The gloves are off in the escalating legal fight between New York Attorney General Eric Schneiderman and DraftKings and FanDuel, the two largest operators in the fast-growing daily fantasy sports market.
The companies Friday asked a New York state court to quash a "cease-and-desist" letter from Schneiderman ordering them to quit doing business in the state, arguing they aren't breaking any laws.
In its filing, DraftKings accused Schneiderman of "using strong-arm tactics and defying the rule of law." FanDuel said in a statement: "We are entitled to due process and look forward to being heard in court."
FanDuel and DraftKings, though, may be taking different approaches about what to do with their New York players. In a statement released late Friday, FanDuel announced that it would stop accepting new deposits from New York players as precautionary measure while it pursues its legal challenge against Schneiderman. The decision was made with "great disappointment," according to a company statement.
DraftKings has hired powerhouse law firm Boies, Schiller & Flexner to represent the company in the case. It wasn't immediately clear whether the site would follow FanDuel's lead, which gaming law expert Marc Edelman said was a prudent legal strategy. Calls and emails to the firm's outside public relations agency weren't immediately returned. A Boies, Schiller spokesman referred all questions to the company.
On Friday, more than 300 fans of fantasy sports protested outside Schneiderman's Manhattan office, carrying signs such as "Schneiderman should focus on real problems."
However, Schneiderman isn't backing off. "DraftKings and FanDuel are operating illegal sports betting websites under New York law, causing the same kinds of social and economic harms as other forms of illegal gambling," a spokesperson for Schneiderman said in a statement. "Because both companies have refused to follow the law in our state, we will take action to enforce state law."
The industry has argued that daily fantasy sports is a game of skill, not chance, and therefore isn't gambling. Its business practices have come under scrutiny in recent weeks after The New York Times disclosed that DraftKings employee Ethan Haskell won $350,000 playing on FanDuel on the same weekend he accidentally published sensitive information on an open forum. Both companies have denied that Haskell profited from inside information.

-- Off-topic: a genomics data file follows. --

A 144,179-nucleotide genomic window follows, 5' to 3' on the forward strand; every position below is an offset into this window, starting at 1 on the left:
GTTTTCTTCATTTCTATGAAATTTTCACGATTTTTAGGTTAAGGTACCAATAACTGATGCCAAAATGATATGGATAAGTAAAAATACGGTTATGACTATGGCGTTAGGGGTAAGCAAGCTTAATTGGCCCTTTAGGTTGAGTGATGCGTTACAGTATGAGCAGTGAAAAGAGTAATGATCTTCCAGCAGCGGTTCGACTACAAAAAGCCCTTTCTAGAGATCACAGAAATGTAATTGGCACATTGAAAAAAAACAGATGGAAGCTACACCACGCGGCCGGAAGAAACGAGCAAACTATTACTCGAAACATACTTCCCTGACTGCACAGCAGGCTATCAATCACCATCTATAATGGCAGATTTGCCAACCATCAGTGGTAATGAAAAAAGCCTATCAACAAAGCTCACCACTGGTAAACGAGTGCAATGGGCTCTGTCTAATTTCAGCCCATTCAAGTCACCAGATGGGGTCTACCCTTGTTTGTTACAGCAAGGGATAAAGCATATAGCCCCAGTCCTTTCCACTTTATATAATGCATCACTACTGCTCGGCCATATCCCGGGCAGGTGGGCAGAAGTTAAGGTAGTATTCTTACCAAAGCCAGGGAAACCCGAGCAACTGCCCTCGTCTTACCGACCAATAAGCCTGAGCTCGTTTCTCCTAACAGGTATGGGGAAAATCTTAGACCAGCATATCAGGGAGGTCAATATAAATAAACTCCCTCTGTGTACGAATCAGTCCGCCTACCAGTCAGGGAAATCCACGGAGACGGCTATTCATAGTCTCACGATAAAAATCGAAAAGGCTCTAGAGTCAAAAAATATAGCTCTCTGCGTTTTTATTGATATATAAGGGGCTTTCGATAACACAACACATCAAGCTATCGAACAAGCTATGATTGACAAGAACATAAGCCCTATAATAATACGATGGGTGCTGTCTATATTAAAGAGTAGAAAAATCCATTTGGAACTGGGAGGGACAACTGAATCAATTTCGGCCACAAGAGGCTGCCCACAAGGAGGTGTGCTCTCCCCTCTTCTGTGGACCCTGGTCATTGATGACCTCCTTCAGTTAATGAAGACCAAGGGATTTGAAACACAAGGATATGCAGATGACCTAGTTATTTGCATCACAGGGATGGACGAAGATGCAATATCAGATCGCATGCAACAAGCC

The stakes in the legal battle between the daily fantasy sports industry and Schneiderman are high. New York is a key market for both DraftKings and FanDuel, whose headquarters are in New York City.
"It strikes me that daily fantasy sports ... has to fight this tooth and nail," said Bennett Liebman, government lawyer-in-residence at Albany Law School's Government Law Center. "There really is no endgame for them in New York. Unlike most states, gambling is technically illegal under the state constitution. So, if this is gambling, they're out."
Defining what is meant by "skill" and "chance" isn't going to be easy, said Liebman, who was Gov. Andrew M. Cuomo's deputy secretary for gaming and racing. "New York's law is unclear as to how you evaluate the elements of luck and skill in any potential gambling game," he said. "There's no objective way to measure it. ... No one can really be sure how a court will look at whether or not this game is determined by chance or skill."
Other states, such as Maryland and Pennsylvania, are also taking a closer look at the industry.
When lawmakers in Maryland legalized season-long fantasy sports leagues in 2012, the popularity of daily sites such a DraftKings and FanDuel "was not even fathomed," according to Andrew Friedson, a spokesman for Maryland Comptroller Peter Franchot, who is supervising his state's review.
"Comptroller Franchot wants to make certain that these gaming companies are operating legally, that taxes are being properly collected and that Maryland consumers are protected from any potentially detrimental industry practices," he wrote in an email to CBS MoneyWatch.
Jeffrey Johnson, a spokesman for Pennsylvania Attorney General Kathleen Kane said in email to CBS MoneyWatch that the state's review of daily fantasy sports is "ongoing, and we will act accordingly once it is complete."
CBS has an investment in FanDuel of less than 1 percent of that company's value.